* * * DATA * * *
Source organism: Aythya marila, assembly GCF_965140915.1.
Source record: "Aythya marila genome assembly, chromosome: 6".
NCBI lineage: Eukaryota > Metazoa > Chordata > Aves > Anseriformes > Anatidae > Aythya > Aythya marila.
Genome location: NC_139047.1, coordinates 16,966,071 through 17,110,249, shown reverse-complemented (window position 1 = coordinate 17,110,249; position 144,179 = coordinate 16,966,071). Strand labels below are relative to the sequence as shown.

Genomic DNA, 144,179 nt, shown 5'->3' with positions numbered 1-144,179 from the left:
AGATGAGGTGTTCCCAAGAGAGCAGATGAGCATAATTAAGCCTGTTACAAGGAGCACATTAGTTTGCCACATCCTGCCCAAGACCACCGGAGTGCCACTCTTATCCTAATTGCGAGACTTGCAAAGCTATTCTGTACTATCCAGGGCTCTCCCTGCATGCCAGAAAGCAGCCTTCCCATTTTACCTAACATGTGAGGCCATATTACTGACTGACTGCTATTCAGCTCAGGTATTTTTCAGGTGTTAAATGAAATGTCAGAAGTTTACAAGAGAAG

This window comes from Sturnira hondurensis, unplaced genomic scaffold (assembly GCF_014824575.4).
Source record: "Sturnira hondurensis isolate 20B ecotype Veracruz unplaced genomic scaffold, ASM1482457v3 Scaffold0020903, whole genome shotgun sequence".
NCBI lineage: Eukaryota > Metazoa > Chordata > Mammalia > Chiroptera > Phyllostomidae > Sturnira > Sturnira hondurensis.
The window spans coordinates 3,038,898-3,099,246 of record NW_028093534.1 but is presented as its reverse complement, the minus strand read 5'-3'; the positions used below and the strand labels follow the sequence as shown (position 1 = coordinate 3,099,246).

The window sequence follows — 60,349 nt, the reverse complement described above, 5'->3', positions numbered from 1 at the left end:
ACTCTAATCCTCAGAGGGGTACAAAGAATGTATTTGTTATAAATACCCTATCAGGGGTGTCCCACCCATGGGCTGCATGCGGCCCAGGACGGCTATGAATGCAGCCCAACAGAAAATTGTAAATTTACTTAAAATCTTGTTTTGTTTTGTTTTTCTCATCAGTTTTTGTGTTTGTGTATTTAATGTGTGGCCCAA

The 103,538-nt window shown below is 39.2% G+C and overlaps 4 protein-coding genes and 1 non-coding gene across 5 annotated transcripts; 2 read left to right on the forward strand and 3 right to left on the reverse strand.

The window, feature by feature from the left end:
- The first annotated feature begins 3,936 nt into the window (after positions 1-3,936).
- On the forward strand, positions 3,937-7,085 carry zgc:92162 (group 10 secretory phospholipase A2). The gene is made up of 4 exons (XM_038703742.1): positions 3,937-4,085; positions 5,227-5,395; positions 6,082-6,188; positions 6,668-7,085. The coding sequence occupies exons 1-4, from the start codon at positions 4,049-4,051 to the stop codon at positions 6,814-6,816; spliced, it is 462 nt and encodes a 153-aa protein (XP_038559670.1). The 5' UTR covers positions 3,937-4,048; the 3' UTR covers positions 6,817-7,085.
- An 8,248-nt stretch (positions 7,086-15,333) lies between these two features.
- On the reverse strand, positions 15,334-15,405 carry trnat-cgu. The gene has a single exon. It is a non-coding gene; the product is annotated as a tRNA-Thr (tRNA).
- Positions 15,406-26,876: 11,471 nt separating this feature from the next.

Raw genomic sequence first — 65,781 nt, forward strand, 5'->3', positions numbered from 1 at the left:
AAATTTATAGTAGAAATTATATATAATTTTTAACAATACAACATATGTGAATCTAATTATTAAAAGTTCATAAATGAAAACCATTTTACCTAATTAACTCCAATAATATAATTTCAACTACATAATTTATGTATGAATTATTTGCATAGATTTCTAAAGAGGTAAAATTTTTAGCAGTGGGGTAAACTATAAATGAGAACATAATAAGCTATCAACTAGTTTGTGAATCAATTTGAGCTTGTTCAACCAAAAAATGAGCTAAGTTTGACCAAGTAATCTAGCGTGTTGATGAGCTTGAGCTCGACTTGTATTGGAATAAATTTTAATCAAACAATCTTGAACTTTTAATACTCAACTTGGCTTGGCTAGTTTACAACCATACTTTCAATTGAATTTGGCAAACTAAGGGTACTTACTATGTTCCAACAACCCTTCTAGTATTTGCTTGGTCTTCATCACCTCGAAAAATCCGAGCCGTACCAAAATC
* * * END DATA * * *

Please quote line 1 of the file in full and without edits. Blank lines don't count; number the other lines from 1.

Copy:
Source organism: Aythya marila, assembly GCF_965140915.1.